Cut Flowers in Kathmandu: From Local Gardens to International Markets?

This is the abstract of the case study I am planning to present at ICMC 2015 (http://bimtech.ac.in/icmc/) – of course, I submitted the abstract before the dreadful earthquakes.

Cut Flowers in Kathmandu: From Local Gardens to International Markets?

Case Summary

Nepal is a landlocked country that shares a long, open border with India to the south, with which it shares numerous cultural, social, religious and economic similarities. The open border means that Indian citizens can freely pursue business opportunities in Nepal and vice versa. However, the poor infrastructure in the country means that export opportunities are limited. This is the case with cut flowers, which are grown for local consumption and primarily for festivals and by hotels and restaurants. If transportation infrastructure were better, it might be more feasible to diversify production for international markets. Additionally, if the local market were to be developed further, it would become feasible to add some value to existing varieties produced for the market. This case investigates the example of a small cut flower business close to Kathmandu as a means of analyzing commercial opportunities in the capital and its environs and the prospects for linking local enterprises more closely with international markets. Constraints to growth are identified in the forms of intensive price competition, limited market development and technical capacity. Options for improving the situation are discussed.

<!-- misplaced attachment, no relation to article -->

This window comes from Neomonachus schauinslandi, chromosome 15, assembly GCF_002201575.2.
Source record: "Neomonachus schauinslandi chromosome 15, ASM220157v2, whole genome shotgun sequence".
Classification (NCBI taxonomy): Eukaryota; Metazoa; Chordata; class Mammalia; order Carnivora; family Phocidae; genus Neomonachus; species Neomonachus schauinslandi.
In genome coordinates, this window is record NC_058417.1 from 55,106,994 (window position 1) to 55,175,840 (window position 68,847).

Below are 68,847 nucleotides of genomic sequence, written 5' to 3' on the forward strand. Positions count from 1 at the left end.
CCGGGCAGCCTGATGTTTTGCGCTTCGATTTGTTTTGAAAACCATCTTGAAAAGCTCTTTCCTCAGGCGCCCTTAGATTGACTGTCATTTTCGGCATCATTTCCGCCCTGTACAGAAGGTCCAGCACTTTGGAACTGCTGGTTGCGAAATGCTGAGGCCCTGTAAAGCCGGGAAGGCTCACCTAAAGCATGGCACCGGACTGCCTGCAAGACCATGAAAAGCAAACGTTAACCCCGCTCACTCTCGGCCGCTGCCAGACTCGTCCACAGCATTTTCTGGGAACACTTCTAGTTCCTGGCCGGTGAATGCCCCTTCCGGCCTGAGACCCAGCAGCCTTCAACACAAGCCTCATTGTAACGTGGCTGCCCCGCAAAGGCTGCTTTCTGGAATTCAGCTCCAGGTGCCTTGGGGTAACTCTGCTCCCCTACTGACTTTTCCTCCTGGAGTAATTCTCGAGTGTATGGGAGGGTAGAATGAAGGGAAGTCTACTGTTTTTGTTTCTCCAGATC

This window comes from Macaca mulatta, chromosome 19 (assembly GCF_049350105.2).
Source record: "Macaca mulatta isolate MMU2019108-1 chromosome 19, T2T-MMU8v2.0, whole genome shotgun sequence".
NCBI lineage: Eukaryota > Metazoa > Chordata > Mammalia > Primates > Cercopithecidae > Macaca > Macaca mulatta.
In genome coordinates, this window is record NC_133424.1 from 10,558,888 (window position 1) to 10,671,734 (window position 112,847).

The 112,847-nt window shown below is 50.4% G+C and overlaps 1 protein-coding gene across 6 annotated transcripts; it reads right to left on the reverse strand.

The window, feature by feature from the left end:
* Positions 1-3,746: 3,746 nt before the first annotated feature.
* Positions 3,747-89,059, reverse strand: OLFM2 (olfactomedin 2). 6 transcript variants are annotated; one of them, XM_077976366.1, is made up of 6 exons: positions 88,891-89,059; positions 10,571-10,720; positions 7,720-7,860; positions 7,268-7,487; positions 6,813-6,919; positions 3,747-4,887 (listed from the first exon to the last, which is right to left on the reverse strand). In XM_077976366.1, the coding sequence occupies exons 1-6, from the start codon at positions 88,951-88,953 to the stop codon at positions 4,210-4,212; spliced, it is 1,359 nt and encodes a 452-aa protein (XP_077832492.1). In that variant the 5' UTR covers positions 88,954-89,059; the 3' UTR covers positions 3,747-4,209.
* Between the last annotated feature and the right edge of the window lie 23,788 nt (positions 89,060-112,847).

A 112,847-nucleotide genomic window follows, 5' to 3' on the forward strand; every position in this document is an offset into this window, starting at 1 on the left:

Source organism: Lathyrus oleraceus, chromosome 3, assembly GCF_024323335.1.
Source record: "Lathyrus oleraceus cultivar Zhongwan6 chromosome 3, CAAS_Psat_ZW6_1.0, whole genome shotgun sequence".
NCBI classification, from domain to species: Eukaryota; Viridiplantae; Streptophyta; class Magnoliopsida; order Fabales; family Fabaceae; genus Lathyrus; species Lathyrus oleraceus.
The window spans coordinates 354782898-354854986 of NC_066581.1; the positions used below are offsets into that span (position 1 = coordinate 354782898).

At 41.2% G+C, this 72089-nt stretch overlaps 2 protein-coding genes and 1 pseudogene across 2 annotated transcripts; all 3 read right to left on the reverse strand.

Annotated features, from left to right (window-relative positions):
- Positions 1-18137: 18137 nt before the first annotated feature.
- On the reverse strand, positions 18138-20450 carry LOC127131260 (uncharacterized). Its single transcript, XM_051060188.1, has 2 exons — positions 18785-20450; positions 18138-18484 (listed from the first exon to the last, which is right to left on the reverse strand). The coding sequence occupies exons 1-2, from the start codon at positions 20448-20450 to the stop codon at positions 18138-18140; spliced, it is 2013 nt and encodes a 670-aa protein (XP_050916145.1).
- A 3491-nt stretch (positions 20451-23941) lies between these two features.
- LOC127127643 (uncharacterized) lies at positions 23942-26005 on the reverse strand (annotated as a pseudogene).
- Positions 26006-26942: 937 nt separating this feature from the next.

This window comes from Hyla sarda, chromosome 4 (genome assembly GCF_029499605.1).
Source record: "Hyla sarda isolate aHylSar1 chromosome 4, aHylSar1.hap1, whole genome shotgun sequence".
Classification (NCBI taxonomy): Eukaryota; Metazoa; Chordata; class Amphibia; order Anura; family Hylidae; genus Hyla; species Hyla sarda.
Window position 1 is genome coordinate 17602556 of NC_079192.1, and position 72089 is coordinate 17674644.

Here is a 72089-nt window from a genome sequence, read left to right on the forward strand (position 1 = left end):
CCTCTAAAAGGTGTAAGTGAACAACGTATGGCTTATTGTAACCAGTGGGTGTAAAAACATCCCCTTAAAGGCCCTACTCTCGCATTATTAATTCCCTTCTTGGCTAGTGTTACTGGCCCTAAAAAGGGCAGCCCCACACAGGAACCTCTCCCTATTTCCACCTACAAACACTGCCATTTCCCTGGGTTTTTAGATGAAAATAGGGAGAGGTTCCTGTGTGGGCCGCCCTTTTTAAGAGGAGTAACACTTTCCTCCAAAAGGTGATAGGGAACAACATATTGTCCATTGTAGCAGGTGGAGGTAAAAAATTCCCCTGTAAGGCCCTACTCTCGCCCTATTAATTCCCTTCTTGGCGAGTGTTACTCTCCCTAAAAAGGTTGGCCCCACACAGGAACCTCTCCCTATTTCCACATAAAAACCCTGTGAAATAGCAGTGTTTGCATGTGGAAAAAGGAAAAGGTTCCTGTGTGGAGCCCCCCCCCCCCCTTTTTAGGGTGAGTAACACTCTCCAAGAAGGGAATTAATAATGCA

Keywords: cut flowers, market development, Nepal, price competition, technical capacity

Author: John Walsh is Director, SIU Research Centre at the School of Management, Shinawatra University, Thailand. He is the editor of the SIU Journal of Management, the Journal of Shinawatra University and the Nepalese Journal of Management Science and Research. He is also Regional Editor (Southeast Asia) of Emerald’s Emerging Market Case Studies series. He received his doctorate from the University of Oxford in 1997 for a thesis on international management in East Asia. His research these days mostly focuses on the social and economic development of the Greater Mekong Subregion.

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